The dispute on his citizenship (or eligibility to contest for President) essential revolves around;
1. Since the constitution requires in Section 131(a) that a person who qualifies to run for President should have been born in Nigeria. Does Atiku fulfill this requirement having been born in a part of Nigeria which did not become so until 1961 and not 1960? Note that the Constitution provides in Section 25 that a citizen of Nigeria should have been born in the geographical area that constituted Nigeria before the date of independence (1960) and in another of the three subsections provides for those born in Nigeria after 1960 which would include Atiku’s descendants and that of others in the affected Local Government. The third subsection in S25 covers those born outside Nigeria to Nigerian parents.
While S26 and S27 provide other means to acquire Nigerian citizenship asides birth. The constitution is clear on the President having been born in Nigeria (as at or after 1960) or to Nigerian parents outside Nigeria and not having been registered or naturalised, which are the other means.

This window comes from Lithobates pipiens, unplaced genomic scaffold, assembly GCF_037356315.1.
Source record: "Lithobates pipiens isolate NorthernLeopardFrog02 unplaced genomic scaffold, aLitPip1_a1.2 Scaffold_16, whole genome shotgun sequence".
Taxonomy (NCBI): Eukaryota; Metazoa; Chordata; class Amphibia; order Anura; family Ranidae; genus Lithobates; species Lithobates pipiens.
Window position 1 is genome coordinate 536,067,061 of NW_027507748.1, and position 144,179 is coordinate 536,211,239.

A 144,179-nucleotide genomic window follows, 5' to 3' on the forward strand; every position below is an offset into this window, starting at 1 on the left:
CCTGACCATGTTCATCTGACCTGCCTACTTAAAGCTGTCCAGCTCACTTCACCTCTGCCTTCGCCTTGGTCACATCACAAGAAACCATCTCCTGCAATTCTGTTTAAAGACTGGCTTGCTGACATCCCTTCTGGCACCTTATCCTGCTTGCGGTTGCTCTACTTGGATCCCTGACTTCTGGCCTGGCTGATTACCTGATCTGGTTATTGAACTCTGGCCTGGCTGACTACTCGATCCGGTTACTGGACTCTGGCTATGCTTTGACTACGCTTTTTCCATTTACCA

2. Since 138 (1) of the Electoral Act 2010 provides as a ground for contesting the result of an election the ineligibility of a candidate ab initio- “that a person whose election is questioned was at the time of the election not qualified to contest”. Should Atiku even have been allowed to contest considering the uncertainty around his “Nigerianess”? If the APC counsels manage to prove this. It would mean that Atiku was never qualified to contest in the first place. Thus, he cannot even contend the result he is now doing.